The 7th most popular snowboarding destination in Italy.
Wednesday 31 October 2018 05:58 GMT
Northeast of Milan and Trento, the Livigno ski area has 74 pistes totaling 115km served by 30 lifts with a maximum vertical drop of 1,385m. Spread across both sides of the isolated Valtellina Valley, the Livigno ski area is generally considered a family-friendly paradise with 42% intermediate and only 8% difficult pistes. And, most snowboarders consider the piste ratings to be over blown -- most blacks are really reds.
The Livigno ski area is popular for its two excellent terrain parks. The Mottolino side of the valley has the main expert level terrain park, the Mottlino Snowpark, with a variety of lines by difficulty. Accessed by the Trepalle chairlift, there are over 50 features along the jib lines usually spread across 4 routes. Watch for the epic 25m booters and long kicker lines. Over on the Carosello 3000 side of the valley, there is a 1km long terrain park designed for intermediate freestylers with a mix of jib features and kickers. Next to the park is also the Boarderzoo boardcross course.
If you are looking for a little challenge, try the black run down from Della Neve. Otherwise, you'll need to do some hiking to access the bowls. It is a good idea to hire a guide if you really want to find some challenging runs. Until recently, off-piste freeriding has been prohibited and subject to a healthy fine. But the times have changed and there are now many exciting freeride routes. The ski area aggressively promotes safe freeriding and being prepared. And, while freeriding is now permitted in designated areas, it is still aggressively prohibited in protected zones for wildlife. When you’re ready for the challenge of freeriding off-piste, look for one of the designated freeriding routes marked by entry gates. There is also a dedicated freeride map available at the tourist information centers. Local freeriders consider the best to be in Mottolino starting from the top of the Valfin chairlift at Monte della Neve. After heading through the freeride gate, the route descends down to Trepalle. In addition, in recent seasons they have also added six designated freeride routes from the summit that are shown on the new freeride map.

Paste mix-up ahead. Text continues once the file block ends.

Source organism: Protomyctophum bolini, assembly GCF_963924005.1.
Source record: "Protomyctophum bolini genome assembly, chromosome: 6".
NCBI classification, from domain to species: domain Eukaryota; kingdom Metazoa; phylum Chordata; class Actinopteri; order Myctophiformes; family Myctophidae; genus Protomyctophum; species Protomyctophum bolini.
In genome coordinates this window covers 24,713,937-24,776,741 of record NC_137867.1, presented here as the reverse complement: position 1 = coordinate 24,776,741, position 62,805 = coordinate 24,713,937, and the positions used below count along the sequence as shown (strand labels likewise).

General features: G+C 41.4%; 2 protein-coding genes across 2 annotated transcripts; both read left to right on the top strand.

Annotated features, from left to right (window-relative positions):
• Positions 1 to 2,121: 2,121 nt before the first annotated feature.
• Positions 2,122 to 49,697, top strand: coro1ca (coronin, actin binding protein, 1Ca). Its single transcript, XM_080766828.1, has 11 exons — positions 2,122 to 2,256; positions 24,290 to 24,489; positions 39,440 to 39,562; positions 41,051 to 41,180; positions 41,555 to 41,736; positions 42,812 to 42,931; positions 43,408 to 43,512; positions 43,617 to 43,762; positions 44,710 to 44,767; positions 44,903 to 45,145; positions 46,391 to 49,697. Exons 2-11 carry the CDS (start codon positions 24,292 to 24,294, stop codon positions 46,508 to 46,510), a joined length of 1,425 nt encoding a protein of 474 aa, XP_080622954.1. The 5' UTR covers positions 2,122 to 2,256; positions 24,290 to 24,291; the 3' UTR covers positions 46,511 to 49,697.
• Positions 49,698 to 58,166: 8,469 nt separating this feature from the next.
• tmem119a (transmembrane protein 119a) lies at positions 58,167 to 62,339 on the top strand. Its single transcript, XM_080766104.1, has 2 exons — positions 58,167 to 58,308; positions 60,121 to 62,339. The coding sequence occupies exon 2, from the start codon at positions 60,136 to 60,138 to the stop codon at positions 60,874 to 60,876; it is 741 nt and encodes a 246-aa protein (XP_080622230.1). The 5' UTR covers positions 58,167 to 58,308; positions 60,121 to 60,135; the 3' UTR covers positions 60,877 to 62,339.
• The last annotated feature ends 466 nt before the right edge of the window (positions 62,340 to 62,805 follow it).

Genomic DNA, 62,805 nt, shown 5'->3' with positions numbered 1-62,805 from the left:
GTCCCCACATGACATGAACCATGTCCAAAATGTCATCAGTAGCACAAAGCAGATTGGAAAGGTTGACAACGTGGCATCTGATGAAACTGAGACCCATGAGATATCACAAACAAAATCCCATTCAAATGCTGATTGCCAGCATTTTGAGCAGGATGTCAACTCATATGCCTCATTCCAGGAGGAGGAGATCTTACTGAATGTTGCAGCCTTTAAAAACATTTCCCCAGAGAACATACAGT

After a long morning of shredding, there are two good on-mountain huts for lunch. Try checking out Passo d'Eiria or La Costaccia.
While not known for its nightlife, you can check out the apres scene at Tea del Vidal, and then look for nightlife at Echo Bar, Kuhstall Disco Bar or Kokodi, which gets going late and is open until 5am.
With its location in the remote Valtellina Valley, Livigno still have the feeling of a charming traditional village. But, with its isolation, come some challenges in order to get to Livigno. There is no train to the town, so you’ll need to drive or take the public bus from the north (Zernez, Switzerland) or from the south (Tirano). If you are coming from the south in Italy, you will need to be prepared from some high elevation mountain driving with tire chains. If you are coming from the north in Switzerland, there is the Munt La Schera tunnel coming from Zernaz, but the lines coming through customs at the border are known to be lengthy in the winter, especially on the weekends. Also, the region is prone to avalanches, so come prepared.
To get to the snowboarding at Livigno by air, you will need to fly into Milan. From Milan, you can either rent a car to drive through Bormio to Livigno, or take the train to Tirano-Ferrovie dello Stato and then take a bus to Livigno.
TIP: While in Livigno, make sure to save an extra day or two to check out the nearby Lombardia ski area and the Alta Valtellina ski area.
Overall, Livigno is the 7th most popular snowboard & freeride destination of all 43 snowboarding resorts in Italy.